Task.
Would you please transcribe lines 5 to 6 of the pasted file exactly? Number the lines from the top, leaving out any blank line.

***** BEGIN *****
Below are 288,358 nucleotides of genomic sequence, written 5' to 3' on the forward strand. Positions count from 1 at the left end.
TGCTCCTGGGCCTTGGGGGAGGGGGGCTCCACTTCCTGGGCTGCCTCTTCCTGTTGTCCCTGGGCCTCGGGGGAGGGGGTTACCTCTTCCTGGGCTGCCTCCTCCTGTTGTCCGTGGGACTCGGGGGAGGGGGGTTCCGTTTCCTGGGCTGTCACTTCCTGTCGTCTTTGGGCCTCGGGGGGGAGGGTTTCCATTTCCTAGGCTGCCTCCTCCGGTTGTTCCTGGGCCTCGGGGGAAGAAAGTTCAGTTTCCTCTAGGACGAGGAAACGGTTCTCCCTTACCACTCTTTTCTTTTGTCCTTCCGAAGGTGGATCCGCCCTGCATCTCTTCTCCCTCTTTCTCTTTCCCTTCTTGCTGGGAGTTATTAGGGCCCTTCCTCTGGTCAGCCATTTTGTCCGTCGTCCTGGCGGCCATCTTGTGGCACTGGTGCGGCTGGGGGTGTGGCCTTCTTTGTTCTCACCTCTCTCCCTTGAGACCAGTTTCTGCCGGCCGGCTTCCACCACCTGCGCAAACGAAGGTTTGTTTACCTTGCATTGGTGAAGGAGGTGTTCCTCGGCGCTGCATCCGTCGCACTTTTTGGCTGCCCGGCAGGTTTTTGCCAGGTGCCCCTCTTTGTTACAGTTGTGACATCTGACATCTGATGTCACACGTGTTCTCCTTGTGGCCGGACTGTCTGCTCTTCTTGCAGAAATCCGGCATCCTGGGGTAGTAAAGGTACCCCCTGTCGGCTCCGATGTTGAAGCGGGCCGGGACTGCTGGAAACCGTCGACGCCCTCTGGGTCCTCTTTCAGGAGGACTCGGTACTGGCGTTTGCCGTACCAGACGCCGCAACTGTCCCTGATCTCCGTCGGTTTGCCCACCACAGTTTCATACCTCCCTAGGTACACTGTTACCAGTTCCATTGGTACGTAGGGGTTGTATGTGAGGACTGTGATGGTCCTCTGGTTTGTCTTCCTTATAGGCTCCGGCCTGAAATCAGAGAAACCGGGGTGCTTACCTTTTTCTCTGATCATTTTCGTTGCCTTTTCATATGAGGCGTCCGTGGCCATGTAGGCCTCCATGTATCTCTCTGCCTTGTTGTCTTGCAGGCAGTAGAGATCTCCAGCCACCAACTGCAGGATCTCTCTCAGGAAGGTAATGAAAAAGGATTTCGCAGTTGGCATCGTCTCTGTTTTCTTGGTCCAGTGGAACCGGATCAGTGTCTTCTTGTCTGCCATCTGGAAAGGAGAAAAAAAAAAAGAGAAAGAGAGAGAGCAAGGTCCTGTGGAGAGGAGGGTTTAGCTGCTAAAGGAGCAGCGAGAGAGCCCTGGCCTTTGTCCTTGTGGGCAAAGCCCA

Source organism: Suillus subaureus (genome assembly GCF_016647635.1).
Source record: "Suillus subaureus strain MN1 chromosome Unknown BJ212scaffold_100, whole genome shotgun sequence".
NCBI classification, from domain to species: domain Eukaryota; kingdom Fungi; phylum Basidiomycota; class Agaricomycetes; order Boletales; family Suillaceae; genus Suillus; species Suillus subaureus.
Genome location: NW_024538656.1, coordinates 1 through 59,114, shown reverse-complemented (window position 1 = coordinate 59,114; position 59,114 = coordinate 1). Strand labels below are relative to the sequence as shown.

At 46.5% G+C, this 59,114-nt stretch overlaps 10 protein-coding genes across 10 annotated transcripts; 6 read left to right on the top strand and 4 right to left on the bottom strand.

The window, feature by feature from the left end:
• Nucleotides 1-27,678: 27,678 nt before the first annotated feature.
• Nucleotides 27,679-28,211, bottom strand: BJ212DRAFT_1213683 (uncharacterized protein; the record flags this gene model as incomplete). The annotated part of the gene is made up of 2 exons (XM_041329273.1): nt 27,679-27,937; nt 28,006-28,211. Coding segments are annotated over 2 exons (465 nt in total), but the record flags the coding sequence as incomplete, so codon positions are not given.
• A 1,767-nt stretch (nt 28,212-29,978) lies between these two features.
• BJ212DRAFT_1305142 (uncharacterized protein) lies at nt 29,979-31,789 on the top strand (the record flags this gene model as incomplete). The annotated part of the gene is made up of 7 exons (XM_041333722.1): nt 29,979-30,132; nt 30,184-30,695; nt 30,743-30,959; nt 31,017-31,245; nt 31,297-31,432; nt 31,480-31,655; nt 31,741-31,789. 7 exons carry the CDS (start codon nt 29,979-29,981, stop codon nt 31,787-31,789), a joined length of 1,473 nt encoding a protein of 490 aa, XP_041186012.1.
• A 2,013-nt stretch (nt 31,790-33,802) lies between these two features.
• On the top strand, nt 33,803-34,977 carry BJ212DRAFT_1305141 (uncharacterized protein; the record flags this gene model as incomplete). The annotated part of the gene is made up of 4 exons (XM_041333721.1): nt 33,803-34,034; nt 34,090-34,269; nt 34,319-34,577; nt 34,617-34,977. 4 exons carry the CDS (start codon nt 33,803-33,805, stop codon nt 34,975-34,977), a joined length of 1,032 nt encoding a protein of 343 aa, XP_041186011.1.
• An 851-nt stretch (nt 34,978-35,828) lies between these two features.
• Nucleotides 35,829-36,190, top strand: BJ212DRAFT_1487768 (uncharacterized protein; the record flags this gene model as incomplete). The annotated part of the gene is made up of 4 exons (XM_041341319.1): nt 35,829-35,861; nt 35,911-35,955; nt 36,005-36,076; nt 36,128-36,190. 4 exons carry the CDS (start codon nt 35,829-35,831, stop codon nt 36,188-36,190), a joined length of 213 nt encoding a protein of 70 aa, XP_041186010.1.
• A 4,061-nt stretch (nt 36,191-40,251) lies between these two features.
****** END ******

NCBI classification, from domain to species: domain Eukaryota; kingdom Fungi; phylum Basidiomycota; class Agaricomycetes; order Boletales; family Suillaceae; genus Suillus; species Suillus subaureus.
Genome location: NW_024538656.1, coordinates 1 through 59,114, shown reverse-complemented (window position 1 = coordinate 59,114; position 59,114 = coordinate 1). Strand labels below are relative to the sequence as shown.